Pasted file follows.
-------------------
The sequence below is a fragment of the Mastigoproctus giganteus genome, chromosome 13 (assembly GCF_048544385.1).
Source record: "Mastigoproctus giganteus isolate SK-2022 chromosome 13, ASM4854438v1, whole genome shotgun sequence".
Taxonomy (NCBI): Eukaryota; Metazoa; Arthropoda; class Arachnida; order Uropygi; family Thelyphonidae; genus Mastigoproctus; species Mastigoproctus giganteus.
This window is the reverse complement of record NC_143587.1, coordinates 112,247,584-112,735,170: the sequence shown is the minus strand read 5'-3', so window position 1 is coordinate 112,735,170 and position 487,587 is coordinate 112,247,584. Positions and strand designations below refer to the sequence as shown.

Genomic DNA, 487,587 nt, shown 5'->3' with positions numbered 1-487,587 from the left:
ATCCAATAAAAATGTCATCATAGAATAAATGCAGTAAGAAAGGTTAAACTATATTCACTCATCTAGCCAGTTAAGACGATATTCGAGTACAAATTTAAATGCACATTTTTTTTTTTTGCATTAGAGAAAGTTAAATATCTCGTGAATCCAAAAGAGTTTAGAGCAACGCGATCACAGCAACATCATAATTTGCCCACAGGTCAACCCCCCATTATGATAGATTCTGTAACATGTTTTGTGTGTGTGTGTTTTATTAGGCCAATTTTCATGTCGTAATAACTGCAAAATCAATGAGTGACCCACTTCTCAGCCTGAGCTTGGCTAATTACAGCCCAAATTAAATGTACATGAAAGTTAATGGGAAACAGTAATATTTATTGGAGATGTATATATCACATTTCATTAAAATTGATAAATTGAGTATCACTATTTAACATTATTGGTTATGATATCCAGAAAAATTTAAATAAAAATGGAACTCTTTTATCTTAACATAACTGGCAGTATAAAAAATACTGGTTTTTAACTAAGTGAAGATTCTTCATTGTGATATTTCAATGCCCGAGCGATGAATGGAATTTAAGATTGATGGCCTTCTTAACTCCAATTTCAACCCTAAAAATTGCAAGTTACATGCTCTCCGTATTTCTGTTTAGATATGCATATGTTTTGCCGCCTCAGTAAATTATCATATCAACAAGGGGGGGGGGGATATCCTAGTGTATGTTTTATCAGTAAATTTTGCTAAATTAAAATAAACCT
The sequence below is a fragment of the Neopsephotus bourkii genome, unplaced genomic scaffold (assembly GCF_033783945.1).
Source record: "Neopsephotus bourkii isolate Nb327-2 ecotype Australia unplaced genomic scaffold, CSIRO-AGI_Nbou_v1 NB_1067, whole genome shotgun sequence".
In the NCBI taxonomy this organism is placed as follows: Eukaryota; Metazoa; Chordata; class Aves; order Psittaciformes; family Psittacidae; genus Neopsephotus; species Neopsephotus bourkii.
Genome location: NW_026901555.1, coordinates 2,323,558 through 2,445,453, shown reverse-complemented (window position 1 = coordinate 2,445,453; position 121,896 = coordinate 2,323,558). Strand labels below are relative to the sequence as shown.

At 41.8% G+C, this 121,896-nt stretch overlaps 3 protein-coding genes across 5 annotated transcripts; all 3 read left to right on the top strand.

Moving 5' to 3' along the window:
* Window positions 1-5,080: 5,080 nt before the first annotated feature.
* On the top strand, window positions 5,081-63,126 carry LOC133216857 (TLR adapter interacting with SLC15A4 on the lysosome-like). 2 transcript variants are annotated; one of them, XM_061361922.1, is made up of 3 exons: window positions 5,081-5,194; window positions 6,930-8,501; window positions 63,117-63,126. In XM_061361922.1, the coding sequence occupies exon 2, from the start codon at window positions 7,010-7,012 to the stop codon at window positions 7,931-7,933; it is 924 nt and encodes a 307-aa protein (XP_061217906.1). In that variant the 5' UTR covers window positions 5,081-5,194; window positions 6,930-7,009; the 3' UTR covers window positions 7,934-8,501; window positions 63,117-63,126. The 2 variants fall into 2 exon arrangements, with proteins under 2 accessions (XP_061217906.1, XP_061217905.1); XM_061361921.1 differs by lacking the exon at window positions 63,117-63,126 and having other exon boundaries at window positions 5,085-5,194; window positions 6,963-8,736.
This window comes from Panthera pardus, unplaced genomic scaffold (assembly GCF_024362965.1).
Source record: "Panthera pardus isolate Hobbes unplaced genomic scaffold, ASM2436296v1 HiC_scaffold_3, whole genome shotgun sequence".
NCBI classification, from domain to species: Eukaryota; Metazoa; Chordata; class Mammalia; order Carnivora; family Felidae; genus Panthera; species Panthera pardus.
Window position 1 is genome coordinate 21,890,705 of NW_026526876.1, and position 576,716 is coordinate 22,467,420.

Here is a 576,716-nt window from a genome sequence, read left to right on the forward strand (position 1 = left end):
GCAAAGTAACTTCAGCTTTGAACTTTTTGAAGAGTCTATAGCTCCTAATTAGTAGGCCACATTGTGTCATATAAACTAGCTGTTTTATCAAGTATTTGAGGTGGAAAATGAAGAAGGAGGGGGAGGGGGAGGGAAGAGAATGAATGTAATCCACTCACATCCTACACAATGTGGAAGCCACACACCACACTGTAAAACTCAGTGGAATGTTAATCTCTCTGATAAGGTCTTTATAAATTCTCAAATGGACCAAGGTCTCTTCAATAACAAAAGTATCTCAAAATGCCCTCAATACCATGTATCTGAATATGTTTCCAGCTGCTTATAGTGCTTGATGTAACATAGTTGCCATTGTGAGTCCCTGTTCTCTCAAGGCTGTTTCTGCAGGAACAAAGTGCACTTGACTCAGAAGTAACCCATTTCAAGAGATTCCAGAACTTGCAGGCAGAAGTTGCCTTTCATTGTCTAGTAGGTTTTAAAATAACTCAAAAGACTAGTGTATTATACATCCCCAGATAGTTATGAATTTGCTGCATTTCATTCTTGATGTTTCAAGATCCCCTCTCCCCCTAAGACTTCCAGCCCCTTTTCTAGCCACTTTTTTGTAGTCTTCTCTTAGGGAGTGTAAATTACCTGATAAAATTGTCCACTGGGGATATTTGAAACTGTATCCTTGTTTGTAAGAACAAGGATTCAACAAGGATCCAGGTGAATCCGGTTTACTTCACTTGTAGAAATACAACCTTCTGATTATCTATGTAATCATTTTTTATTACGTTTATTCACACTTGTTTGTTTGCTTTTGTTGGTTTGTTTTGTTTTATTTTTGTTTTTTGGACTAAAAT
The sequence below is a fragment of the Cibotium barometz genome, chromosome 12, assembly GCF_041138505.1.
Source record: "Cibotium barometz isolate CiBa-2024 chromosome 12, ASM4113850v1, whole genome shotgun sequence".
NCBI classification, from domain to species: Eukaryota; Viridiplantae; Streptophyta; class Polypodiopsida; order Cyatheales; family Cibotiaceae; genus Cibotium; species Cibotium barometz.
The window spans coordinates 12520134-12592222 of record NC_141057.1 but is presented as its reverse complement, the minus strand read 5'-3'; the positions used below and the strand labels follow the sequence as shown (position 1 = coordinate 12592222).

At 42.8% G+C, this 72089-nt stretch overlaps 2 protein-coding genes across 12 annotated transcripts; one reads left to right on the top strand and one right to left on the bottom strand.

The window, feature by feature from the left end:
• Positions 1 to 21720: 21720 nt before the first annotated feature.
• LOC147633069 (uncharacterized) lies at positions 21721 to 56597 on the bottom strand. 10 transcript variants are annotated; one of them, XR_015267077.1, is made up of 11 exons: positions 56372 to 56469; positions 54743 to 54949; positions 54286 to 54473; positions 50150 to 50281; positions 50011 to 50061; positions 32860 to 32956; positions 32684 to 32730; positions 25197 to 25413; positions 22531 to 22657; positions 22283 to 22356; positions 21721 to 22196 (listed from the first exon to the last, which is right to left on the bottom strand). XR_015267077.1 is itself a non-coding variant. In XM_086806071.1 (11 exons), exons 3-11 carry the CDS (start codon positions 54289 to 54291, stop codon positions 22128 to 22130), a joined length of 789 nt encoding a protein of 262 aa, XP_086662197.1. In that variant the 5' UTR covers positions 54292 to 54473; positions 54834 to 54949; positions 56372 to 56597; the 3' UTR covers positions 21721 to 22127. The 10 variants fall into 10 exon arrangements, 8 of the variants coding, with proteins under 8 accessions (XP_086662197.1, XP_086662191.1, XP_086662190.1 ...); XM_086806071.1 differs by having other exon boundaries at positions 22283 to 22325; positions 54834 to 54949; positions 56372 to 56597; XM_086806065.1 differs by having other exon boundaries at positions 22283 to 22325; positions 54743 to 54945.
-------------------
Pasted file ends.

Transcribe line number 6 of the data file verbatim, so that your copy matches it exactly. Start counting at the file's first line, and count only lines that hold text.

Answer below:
ATCCAATAAAAATGTCATCATAGAATAAATGCAGTAAGAAAGGTTAAACTATATTCACTCATCTAGCCAGTTAAGACGATATTCGAGTACAAATTTAAATGCACATTTTTTTTTTTTGCATTAGAGAAAGTTAAATATCTCGTGAATCCAAAAGAGTTTAGAGCAACGCGATCACAGCAACATCATAATTTGCCCACAGGTCAACCCCCCATTATGATAGATTCTGTAACATGTTTTGTGTGTGTGTGTTTTATTAGGCCAATTTTCATGTCGTAATAACTGCAAAATCAATGAGTGACCCACTTCTCAGCCTGAGCTTGGCTAATTACAGCCCAAATTAAATGTACATGAAAGTTAATGGGAAACAGTAATATTTATTGGAGATGTATATATCACATTTCATTAAAATTGATAAATTGAGTATCACTATTTAACATTATTGGTTATGATATCCAGAAAAATTTAAATAAAAATGGAACTCTTTTATCTTAACATAACTGGCAGTATAAAAAATACTGGTTTTTAACTAAGTGAAGATTCTTCATTGTGATATTTCAATGCCCGAGCGATGAATGGAATTTAAGATTGATGGCCTTCTTAACTCCAATTTCAACCCTAAAAATTGCAAGTTACATGCTCTCCGTATTTCTGTTTAGATATGCATATGTTTTGCCGCCTCAGTAAATTATCATATCAACAAGGGGGGGGGGGATATCCTAGTGTATGTTTTATCAGTAAATTTTGCTAAATTAAAATAAACCT